The Power to Change How You Live with Diabetes
Rick Feehan, a retired accountant from Nova Scotia, was 66 years old when he was diagnosed with type 2 diabetes, which he describes as, “a complete shock to the system,” and he wasn’t alone. Every day nearly 500 Canadians are diagnosed with diabetes and start their journey of managing the disease, which can be challenging and stressful. If left untreated or improperly managed, diabetes can lead to many life-threatening complications.
There are several risk-factors for developing type 2 diabetes including simply being over the age of 40. When you have this disease, it means that your body cannot make enough of the insulin hormone, or does not properly use the insulin it makes. This important hormone helps your body control the level of glucose (sugar) in your blood. Early warning signs can include frequent urination, increased thirst, extreme fatigue, weight change, and more.
“My signal was continually drinking orange juice and a friend who was familiar with the disease advised that I should get tested,” said Rick. “The next day I went to the pharmacy to get my blood sugar checked and it was off the charts, I was a type 2 diabetic. This was an absolute shock and the start of a big lifestyle change.”
Being an accountant, Rick knew he could tackle getting his blood glucose numbers under control to continue his regular life and hobbies like gardening and pickleball. For people living with diabetes, monitoring glucose levels is one of the most important steps in managing the disease to ensure they stay in the desirable range[*], which can limit complications. As levels can be impacted by many factors including nutrition, exercise, stress and sleep – this is a continuous requirement.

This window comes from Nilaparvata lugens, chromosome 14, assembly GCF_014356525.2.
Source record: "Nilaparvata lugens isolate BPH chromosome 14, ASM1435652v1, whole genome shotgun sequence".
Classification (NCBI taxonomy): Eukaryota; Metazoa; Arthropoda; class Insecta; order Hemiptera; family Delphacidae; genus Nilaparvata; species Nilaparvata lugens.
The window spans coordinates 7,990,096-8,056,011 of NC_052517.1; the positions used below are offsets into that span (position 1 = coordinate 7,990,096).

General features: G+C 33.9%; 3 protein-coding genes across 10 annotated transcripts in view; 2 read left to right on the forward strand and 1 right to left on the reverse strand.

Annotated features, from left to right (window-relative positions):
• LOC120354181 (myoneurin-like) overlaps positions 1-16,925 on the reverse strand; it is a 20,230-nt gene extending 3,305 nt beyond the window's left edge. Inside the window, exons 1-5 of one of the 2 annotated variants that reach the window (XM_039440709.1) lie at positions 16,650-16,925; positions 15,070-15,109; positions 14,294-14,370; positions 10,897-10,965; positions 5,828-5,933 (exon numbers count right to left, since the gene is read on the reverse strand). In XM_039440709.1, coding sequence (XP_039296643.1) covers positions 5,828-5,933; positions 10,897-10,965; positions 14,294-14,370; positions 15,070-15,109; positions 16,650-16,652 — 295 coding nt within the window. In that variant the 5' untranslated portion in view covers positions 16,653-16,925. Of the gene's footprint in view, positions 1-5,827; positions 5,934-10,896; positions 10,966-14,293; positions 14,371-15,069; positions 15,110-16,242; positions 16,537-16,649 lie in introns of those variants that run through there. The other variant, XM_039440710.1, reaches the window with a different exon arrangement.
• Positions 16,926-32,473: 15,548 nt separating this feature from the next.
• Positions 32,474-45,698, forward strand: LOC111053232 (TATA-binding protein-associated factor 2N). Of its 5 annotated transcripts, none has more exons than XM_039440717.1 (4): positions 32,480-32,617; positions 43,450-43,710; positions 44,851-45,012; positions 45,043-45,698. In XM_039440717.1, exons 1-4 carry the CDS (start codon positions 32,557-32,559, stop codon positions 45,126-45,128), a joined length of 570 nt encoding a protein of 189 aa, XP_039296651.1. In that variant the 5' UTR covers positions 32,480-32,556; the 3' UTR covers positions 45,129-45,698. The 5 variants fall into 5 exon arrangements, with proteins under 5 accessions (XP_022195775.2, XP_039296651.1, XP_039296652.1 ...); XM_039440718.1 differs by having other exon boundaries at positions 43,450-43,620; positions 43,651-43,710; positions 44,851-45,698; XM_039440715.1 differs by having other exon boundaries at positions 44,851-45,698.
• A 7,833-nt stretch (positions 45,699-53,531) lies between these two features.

Traditionally, checking your glucose levels has meant pricking your finger and placing a drop of blood on a test strip and into a blood glucose meter. This can be painful and especially hard on people who need to check their levels multiple times a day and at night.
“I grew frustrated pricking my finger and I simply wasn’t comfortable doing it,” continued Rick. “In my quest to better manage my diabetes, I started using the Dexcom G6 Continuous Glucose Monitoring System. This is a small wearable sensor and transmitter that sends glucose numbers right to my smartphone[†] without the need for calibration[‡] or scanning. I simply bring up the app and I can see in real-time where I’m at – it also alerts me when my levels are too high or too low, which is life changing.”
A real-time continuous glucose monitoring (rtCGM) system like Dexcom G6 takes glucose measurements every five minutes, day and night. This technology helps users manage highs and lows and lets them see the impact that certain behaviours have on their glucose levels – all from their smartphone.
The latest Diabetes Canada Clinical Practice Guidelines recommend the use of this device for blood glucose monitoring, especially in individuals requiring several daily injections of insulin, or those using insulin pumps. Dexcom G6 is now covered under many provincial health plans and by most private insurers[§], helping more people with diabetes access this life-changing technology.
To learn more about Dexcom CGM, please visit www.dexcom.com.
[*] Speak to your healthcare professional to learn what your target range might be
[†] For a list of compatible devices, please visit dexcom.com/compatibility.
[‡] If your glucose alerts and readings from the G6 do not match symptoms or expectations, use a blood glucose meter to make diabetes treatment decisions.
[§] Conditions apply. Visit Dexcom.com for more information.